Harry Shearer (L) onstage with GRAMMY Museum executive director Bob Santelli during The Drop: Harry Shearer at The GRAMMY Museum on Oct. 22, 2012 in Los Angeles, Calif.
Photo by Mark Sullivan/WireImage/Getty

D’oh! ‘The Simpsons’ may be losing key player Harry Shearer

“The Simpsons” may suffer its biggest blow ever — after 25 years, voice star Harry Shearer is reportedly leaving the program, one of the longest running and most successful shows in TV history.

The Emmy-winning comedic actor, also known for his roles in cult comedy classics like “This Is Spinal Tap” and “A Mighty Wind,” revealed on social media Wednesday that he was exiting the show. He tweeted apparent quotes from the executive producer’s attorney, such as, “from James L. Brooks lawyer: ‘show will go on, Harry will not be part of it, wish him the best.” Brooks later confirmed Shearer’s departure on Twitter but said, “Hey, we tried. We’re still trying. Harry, no kidding, let’s talk.”

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Shearer voices some of the show’s most popular characters — including the villainous Mr. Burns and his devoted sidekick Mr. Smithers, Principal Seymour Skinner and the religiously devout Ned Flanders. Shearer is also responsible for some of the hit TV show’s sharpest political parodies. He’s voiced exaggerated spoofs of George H.W. Bush, Ronald Reagan, Arnold Schwarzenegger and Rush Limbaugh (under the fictional name Birch Barlow)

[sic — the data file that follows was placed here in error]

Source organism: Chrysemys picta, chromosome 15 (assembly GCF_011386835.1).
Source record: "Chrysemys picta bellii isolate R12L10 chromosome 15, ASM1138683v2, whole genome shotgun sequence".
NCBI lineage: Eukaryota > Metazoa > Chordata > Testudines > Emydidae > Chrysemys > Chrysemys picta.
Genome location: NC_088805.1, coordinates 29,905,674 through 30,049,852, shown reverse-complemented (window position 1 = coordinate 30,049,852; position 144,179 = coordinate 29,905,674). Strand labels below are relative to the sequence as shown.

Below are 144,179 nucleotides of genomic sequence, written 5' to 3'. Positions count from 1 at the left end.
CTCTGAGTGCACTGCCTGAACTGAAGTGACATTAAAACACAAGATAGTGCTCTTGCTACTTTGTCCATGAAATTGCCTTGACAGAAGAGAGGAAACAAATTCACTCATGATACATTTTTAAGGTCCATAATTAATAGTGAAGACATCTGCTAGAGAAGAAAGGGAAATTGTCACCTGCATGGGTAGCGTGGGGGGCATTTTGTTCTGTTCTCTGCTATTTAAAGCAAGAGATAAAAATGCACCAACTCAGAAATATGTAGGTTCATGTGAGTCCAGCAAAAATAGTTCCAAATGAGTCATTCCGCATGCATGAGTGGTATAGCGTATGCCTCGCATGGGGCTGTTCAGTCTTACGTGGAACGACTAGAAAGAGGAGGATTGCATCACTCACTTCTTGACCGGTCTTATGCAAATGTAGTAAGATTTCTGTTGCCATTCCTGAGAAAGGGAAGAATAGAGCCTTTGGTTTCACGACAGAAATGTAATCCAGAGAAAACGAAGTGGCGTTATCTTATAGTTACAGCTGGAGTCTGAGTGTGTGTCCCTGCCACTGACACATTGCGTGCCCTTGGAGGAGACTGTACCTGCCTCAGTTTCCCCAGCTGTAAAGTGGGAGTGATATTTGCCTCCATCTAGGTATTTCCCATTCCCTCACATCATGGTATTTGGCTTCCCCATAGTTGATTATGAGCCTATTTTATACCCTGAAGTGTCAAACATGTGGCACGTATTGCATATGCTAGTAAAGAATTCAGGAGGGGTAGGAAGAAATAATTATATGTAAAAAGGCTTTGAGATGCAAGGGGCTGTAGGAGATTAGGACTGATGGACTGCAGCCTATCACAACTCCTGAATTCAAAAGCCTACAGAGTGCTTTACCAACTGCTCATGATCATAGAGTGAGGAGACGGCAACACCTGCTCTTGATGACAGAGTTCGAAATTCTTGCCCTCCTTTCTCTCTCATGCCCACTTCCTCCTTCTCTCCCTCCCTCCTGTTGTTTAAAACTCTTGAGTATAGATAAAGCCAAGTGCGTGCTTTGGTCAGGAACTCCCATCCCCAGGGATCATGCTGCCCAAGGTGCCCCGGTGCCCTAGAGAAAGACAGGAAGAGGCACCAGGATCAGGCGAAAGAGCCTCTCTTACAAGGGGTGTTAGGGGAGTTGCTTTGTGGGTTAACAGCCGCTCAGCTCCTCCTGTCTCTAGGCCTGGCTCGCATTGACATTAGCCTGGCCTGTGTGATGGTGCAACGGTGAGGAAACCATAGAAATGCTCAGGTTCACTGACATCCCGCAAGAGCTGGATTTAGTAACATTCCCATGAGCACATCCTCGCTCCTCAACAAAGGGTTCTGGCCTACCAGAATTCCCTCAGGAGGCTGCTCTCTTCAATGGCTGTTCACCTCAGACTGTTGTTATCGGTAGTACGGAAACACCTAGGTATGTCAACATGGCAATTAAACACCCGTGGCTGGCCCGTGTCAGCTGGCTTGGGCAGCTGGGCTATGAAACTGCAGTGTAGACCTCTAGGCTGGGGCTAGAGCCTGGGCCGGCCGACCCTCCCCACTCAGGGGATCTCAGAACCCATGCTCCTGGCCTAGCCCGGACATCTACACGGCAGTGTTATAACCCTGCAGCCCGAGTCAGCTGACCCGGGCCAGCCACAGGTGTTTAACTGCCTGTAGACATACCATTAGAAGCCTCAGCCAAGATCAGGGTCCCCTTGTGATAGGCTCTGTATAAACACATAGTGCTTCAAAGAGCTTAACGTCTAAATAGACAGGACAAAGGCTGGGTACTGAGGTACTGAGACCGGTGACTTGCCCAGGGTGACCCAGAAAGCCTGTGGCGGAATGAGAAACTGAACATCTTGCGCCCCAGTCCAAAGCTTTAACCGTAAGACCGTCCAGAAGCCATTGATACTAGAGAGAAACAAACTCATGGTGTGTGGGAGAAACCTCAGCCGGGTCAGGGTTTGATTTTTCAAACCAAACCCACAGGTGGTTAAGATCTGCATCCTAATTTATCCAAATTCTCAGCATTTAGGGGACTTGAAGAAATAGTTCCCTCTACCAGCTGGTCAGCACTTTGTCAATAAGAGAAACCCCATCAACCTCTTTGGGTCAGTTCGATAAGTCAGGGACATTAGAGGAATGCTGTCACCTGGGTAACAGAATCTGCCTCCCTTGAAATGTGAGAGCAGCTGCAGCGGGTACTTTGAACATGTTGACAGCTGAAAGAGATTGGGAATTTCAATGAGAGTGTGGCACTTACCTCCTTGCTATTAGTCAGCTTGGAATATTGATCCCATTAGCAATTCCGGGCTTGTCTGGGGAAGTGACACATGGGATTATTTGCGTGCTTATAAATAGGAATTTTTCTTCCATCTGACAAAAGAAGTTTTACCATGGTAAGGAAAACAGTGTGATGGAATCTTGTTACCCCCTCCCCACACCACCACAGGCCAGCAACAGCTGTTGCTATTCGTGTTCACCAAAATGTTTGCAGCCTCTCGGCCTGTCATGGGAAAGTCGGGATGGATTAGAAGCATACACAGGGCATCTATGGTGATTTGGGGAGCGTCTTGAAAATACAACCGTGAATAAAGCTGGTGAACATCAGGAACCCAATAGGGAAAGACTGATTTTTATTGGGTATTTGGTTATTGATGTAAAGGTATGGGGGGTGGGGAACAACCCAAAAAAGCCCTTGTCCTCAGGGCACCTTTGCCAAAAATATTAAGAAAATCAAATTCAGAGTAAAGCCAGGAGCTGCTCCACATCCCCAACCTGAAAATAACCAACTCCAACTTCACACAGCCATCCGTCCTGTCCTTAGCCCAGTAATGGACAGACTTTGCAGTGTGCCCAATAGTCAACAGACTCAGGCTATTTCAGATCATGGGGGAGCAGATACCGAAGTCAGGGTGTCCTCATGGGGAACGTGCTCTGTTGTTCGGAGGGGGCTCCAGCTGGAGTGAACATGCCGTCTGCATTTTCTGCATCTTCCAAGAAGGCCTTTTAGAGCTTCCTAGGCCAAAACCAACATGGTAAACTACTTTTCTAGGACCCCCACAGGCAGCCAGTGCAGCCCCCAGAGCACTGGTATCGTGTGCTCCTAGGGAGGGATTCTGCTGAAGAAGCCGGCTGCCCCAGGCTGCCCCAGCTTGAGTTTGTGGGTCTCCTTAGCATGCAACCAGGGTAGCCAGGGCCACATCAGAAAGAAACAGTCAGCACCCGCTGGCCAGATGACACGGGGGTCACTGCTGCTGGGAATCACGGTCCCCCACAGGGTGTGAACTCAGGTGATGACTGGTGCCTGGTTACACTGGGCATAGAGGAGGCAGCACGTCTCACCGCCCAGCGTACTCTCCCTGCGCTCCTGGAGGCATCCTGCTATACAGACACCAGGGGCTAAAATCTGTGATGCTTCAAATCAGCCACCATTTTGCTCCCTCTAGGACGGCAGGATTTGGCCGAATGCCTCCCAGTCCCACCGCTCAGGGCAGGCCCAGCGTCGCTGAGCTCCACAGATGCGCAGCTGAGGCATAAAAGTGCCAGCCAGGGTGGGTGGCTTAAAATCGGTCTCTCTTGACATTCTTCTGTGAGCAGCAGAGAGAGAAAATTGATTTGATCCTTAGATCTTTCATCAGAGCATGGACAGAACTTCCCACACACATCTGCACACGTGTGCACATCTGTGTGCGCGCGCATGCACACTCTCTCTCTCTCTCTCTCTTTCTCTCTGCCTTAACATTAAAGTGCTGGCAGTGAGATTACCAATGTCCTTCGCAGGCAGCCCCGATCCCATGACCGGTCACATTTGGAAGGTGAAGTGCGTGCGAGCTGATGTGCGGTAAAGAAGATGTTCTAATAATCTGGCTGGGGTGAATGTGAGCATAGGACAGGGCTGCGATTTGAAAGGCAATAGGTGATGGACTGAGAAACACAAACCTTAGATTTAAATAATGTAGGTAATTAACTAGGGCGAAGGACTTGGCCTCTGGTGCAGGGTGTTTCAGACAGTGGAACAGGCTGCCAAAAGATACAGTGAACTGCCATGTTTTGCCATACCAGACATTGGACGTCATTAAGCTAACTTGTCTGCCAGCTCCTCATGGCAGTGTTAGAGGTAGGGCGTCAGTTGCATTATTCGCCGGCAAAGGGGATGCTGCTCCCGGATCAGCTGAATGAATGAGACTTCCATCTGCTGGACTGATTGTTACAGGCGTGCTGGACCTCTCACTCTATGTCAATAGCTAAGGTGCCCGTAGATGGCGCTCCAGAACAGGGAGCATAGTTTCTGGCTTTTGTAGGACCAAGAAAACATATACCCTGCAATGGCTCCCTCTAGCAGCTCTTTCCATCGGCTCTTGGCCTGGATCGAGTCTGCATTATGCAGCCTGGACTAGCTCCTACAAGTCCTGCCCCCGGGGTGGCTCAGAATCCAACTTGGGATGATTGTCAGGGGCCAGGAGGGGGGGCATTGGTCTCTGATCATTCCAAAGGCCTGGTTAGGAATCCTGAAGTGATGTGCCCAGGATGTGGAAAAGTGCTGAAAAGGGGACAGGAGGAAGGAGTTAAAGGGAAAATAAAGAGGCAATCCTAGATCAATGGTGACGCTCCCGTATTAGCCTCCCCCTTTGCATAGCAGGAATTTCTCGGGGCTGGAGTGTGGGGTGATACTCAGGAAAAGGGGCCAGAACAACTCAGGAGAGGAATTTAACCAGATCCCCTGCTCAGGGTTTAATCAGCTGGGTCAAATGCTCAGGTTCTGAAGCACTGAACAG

The 71-year-old is rumored to be walking away from a $14 million deal, which according to producers is the same sum being offered to the other principal cast members of the show. Despite reports of a contract dispute, Shearer, who has been on the show since its debut back in 1989, alluded to a desire to “do other work” while breaking the news on Twitter.

Thanks, Simpsons fans, for your support,” he tweeted early on Thursday.

“We wish him well but the show will go on,” showrunner Al Jean said in a statement. He also said that if Shearer does not return his roles will be recast with “the finest voiceover talent available.”

This will be something of a break with “Simpsons” tradition. For instance, when the late “Saturday Night Live” alum Phil Hartman was killed in 1998, his signature characters Lionel Hutz and Troy McClure never reappeared on the show. 

Still, “Simpsons” fans should take heart in the fact that the cast has had very public battles in the past over salaries but have always eventually settled in time to save the show and keep the ensemble intact. 

Earlier this month, Fox signed on for two more seasons of the show which would extend the beloved institution into a historic 28th season in 2017.

Celebrities and Pop Culture

D'oh! 'The Simpsons' may be losing key player Harry Shearer